Packing Plant Fool's Gold


By Greg Henderson, Opinion, Drovers††

June 16, 2022


Cowboys have worked themselves into a frenzy over U.S. packer capacity since the Tyson fire temporarily shuttered a giant plant three years ago. Monday morning packers are convinced the solution to low cattle prices is more carcass hooks. Support for that theory grew exponentially with the COVID black swan.


All packers Ė not just the Big 4 Ė fell into crisis in spring 2020 as workforces shrunk and safety protocols forced spacing between employees. Predictably, cattle slaughter slowed (Sterling Marketing estimates beef packer capacity utilization fell to 64% by mid-April 2020), feedlots were forced to hold ready cattle and cash prices for fed and feeder cattle dopped sharply. Oh, and packer profit margins skyrocketed.


Those are facts. Interpretation of those facts, however, is often disputed and has led some stakeholders to consider a perilous business endeavor. Iím referring to the caravan of folks lining up to build new beef packing plants. Exaggerated packer profit margins lures ranchers, feedlot managers and others into a venture most know little about.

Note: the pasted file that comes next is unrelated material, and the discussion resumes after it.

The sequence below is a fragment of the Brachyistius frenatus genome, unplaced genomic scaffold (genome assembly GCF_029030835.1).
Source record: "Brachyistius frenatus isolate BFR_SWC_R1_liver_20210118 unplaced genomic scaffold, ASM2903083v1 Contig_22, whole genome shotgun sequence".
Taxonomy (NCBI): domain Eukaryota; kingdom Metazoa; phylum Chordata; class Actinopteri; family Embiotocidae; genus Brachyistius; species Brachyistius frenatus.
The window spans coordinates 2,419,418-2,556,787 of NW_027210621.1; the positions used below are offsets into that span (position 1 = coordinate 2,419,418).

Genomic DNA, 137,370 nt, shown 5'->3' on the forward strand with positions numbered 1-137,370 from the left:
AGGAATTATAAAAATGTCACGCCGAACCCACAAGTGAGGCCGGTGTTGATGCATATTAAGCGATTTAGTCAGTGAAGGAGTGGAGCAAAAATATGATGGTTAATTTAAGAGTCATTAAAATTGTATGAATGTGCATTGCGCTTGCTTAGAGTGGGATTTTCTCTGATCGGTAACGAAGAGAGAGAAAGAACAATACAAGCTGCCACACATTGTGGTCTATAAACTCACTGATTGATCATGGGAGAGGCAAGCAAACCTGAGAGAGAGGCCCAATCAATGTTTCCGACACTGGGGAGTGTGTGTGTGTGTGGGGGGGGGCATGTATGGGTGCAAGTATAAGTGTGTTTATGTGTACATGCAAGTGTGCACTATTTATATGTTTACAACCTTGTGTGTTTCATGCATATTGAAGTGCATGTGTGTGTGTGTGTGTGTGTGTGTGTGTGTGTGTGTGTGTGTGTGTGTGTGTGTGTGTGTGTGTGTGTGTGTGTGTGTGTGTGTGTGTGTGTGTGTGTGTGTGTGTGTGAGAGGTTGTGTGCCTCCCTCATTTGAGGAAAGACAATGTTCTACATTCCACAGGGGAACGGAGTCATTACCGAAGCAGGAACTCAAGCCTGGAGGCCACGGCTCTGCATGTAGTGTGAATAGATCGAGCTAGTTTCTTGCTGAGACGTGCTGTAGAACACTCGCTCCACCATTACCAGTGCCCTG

Itís packing plant foolís gold. Thatís an opinion, but one based on facts.


For instance, the most successful new plant in 2025 would be one that was built and operational in mid-2020. There are none of those. Whatís proposed are at least seven new plants with capacity of 10,600 head per day, with an eighth proposal of a massive 8,000 head per day plant on the fringes of cattle feeding country. Only one of these new plants have moved dirt yet Ė though the expansion of the Tama, IA, plant by National Beef was into construction but was recently paused due to rising costs.


Veteran industry observers claim we donít need additional packing capacity Ė other than a few local plants that can help service niche marketers. Last week, for instance, the industry saw steer and heifer slaughter total 523,698 head, a number that put packing capacity utilization at 91.1%. Capacity utilization of the plants currently operating will trend lower the next few years as cattle numbers recede. Would an additional 8% to 10% capacity lead to higher cattle prices?


If built, the proposed new plants would come online in 2025 or 2026, at a time when cattle numbers may be at historic lows...